"I look forward to the success of this conference: May it yield an enlightened, empowered collective of professionals that will push for much needed reform in education, and increase the competence of our medical sector. In this way, we secure the welfare of the Filipino people," President Aquino said.
He called on the APMCFI to work together with the government in fulfilling their duties as the builders of a just and inclusive society.
"Let integrity, accountability, and professionalism define the path that we are taking towards the fulfillment of our aspirations," he said. PND (js)
Palace tells Filipinos in Hong Kong to remain calm amid imposition of visa restrictions
Malacanang appealed for calm as Hong Kong’s visa restrictions among Philippine government officials visiting the Chinese territory take effect today.
“Sa kasalukuyang pagkakataon, yaman din lamang at ito ang petsa na itinakda doon sa pagsasagawa ng restrictions, ang ating panawagan sa ating mga kababayan na nagtratrabaho sa Hong Kong SAR ay manatiling mahinahon,” Presidential Communications Operations Office Secretary Herminio “Sonny” Coloma Jr. said in a press briefing in Malacanang on Wednesday.
“Ang ating pamahalaan ay handa sa mga posibilidad na maaaring manggaling doon sa mga inaambang aksyon. At patuloy na naninindigan ang ating pamahalaan na gagawin ang lahat ng nararapat upang pangalagaan ang kapakanan ng mga Pilipino sa Hong Kong SAR,” he added.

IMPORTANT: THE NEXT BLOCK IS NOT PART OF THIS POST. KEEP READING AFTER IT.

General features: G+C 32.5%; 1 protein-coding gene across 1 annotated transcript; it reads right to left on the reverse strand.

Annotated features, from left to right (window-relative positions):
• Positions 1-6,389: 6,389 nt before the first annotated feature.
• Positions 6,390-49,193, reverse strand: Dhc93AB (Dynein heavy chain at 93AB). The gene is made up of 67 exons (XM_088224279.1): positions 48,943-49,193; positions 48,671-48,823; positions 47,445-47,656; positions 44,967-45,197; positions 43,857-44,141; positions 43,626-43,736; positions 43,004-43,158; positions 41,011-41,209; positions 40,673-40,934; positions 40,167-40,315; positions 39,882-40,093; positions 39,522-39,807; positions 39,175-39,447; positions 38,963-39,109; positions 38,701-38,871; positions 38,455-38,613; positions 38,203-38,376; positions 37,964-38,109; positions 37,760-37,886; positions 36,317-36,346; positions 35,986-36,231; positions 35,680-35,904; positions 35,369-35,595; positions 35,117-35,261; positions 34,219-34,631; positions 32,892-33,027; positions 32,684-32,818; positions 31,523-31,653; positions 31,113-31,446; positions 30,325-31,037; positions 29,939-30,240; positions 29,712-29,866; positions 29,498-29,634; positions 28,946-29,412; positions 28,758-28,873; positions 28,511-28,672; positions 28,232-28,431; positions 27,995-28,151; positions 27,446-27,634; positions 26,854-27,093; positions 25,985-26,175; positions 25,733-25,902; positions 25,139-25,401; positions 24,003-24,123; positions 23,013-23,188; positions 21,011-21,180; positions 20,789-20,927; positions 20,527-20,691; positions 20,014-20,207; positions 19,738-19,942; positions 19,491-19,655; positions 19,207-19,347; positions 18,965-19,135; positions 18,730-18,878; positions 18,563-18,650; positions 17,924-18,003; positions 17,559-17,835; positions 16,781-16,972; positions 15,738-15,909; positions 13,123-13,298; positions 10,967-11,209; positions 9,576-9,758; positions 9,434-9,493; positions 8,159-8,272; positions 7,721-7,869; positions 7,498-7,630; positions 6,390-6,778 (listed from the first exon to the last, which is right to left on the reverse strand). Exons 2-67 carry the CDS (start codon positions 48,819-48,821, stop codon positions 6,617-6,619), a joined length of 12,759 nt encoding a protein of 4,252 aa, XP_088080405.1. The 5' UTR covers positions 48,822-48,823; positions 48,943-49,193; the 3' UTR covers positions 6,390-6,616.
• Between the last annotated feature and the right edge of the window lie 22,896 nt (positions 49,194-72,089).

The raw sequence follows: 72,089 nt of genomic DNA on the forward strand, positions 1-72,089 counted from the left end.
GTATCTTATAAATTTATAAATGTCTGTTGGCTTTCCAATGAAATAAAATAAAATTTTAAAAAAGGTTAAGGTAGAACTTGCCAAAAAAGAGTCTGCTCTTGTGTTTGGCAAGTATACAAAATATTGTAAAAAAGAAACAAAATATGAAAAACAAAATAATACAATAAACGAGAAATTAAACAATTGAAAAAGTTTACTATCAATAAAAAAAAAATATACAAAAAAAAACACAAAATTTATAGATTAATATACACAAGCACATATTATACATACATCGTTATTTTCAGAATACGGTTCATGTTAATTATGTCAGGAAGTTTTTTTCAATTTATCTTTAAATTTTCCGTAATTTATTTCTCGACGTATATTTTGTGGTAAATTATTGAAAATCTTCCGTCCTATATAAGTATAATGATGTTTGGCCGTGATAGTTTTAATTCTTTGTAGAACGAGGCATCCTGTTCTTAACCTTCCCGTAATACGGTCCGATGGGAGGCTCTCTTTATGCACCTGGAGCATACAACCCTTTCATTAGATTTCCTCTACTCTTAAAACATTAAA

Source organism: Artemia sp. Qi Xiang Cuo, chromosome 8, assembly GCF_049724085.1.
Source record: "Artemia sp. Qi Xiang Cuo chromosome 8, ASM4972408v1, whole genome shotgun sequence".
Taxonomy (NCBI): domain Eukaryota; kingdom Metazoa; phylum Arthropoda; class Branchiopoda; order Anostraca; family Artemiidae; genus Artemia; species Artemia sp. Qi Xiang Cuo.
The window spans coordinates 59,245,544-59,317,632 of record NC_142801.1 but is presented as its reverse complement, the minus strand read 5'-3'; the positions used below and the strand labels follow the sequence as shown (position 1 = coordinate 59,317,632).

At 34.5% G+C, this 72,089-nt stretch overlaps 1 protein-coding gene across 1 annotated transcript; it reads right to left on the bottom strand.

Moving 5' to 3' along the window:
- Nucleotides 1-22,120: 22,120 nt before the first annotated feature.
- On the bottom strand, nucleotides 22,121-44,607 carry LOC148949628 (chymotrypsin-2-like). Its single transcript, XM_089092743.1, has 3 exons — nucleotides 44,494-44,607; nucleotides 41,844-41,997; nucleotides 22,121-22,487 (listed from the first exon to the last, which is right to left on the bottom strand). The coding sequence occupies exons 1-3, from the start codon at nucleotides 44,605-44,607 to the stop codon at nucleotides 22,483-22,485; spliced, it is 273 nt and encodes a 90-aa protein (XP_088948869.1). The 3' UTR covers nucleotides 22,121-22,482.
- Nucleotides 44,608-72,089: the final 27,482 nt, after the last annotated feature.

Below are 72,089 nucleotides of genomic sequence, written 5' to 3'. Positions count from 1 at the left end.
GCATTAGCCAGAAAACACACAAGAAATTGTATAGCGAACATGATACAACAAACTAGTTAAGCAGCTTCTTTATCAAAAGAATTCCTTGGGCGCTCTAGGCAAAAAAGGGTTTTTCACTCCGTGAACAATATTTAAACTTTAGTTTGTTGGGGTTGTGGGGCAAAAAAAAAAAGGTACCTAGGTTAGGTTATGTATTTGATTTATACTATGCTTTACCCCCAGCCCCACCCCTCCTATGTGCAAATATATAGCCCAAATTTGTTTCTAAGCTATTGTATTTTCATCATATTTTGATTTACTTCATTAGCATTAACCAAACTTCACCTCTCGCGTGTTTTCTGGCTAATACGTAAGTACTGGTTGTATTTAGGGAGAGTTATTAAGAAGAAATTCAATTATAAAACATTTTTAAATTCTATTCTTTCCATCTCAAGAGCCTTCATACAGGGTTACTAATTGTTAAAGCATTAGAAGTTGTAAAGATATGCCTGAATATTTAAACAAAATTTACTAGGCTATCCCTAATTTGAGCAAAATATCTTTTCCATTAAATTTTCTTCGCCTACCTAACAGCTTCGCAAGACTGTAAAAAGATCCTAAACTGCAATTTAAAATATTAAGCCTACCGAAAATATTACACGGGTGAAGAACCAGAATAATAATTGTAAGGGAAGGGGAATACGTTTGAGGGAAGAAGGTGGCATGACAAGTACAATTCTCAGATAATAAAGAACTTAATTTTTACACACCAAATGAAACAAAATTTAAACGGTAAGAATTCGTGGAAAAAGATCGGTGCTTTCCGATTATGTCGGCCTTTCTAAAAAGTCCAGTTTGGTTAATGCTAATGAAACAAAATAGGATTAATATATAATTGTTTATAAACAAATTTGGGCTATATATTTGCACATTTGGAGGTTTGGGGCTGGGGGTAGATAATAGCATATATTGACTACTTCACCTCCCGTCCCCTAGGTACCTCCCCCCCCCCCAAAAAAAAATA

Hong Kong cancelled visa-free arrangements for Philippine official and diplomatic passport holders in its first sanctions against a foreign state.
It said the cancellation of the 14-day visa-free arrangements for the two categories of passport-holders was just the first phase of the sanctions.
The Chinese territory imposed the measure in retaliation for the Philippine’s failure to respond to all of its demands after the 2010 Manila hostage crisis.
Survivors and the relatives of the victims have been asking the Philippine government for a formal apology, compensation, punishment of responsible officials and improvement on tourist safety.
The Philippine government maintained it won’t issue a formal apology arguing the hostage taking was an isolated incident and the bloodbath was a result of actions taken by a deranged individual and not by the government.
On August 23, 2010, sacked policeman Rolando Mendoza took hostage 22 Hong Kong tourists and three Filipinos inside a tourist bus. Seven tourists died and several others were injured in a bungled rescue. The hostage-taker also died in the incident. PND (as)